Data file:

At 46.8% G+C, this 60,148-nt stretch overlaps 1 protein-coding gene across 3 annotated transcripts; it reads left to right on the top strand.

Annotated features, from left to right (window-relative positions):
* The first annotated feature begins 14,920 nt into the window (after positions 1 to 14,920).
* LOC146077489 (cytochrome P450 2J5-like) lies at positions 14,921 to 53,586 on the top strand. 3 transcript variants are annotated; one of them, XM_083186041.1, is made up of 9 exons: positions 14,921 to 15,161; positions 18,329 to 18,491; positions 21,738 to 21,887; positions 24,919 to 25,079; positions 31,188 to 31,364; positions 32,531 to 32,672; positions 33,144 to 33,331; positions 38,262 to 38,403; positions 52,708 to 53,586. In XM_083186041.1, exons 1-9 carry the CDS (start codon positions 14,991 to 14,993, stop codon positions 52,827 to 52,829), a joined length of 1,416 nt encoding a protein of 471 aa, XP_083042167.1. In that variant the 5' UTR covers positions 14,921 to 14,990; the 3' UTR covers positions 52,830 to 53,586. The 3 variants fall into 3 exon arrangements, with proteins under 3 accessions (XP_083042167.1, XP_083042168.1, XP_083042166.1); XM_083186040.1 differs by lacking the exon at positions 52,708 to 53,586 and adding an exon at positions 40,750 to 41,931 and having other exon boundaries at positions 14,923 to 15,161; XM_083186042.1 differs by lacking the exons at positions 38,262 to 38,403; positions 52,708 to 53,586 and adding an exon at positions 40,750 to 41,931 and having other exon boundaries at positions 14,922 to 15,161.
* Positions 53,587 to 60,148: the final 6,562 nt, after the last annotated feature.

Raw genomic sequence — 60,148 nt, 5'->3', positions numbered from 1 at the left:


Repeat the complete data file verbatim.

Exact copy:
At 46.8% G+C, this 60,148-nt stretch overlaps 1 protein-coding gene across 3 annotated transcripts; it reads left to right on the top strand.

Annotated features, from left to right (window-relative positions):
* The first annotated feature begins 14,920 nt into the window (after positions 1 to 14,920).
* LOC146077489 (cytochrome P450 2J5-like) lies at positions 14,921 to 53,586 on the top strand. 3 transcript variants are annotated; one of them, XM_083186041.1, is made up of 9 exons: positions 14,921 to 15,161; positions 18,329 to 18,491; positions 21,738 to 21,887; positions 24,919 to 25,079; positions 31,188 to 31,364; positions 32,531 to 32,672; positions 33,144 to 33,331; positions 38,262 to 38,403; positions 52,708 to 53,586. In XM_083186041.1, exons 1-9 carry the CDS (start codon positions 14,991 to 14,993, stop codon positions 52,827 to 52,829), a joined length of 1,416 nt encoding a protein of 471 aa, XP_083042167.1. In that variant the 5' UTR covers positions 14,921 to 14,990; the 3' UTR covers positions 52,830 to 53,586. The 3 variants fall into 3 exon arrangements, with proteins under 3 accessions (XP_083042167.1, XP_083042168.1, XP_083042166.1); XM_083186040.1 differs by lacking the exon at positions 52,708 to 53,586 and adding an exon at positions 40,750 to 41,931 and having other exon boundaries at positions 14,923 to 15,161; XM_083186042.1 differs by lacking the exons at positions 38,262 to 38,403; positions 52,708 to 53,586 and adding an exon at positions 40,750 to 41,931 and having other exon boundaries at positions 14,922 to 15,161.
* Positions 53,587 to 60,148: the final 6,562 nt, after the last annotated feature.

Raw genomic sequence — 60,148 nt, 5'->3', positions numbered from 1 at the left: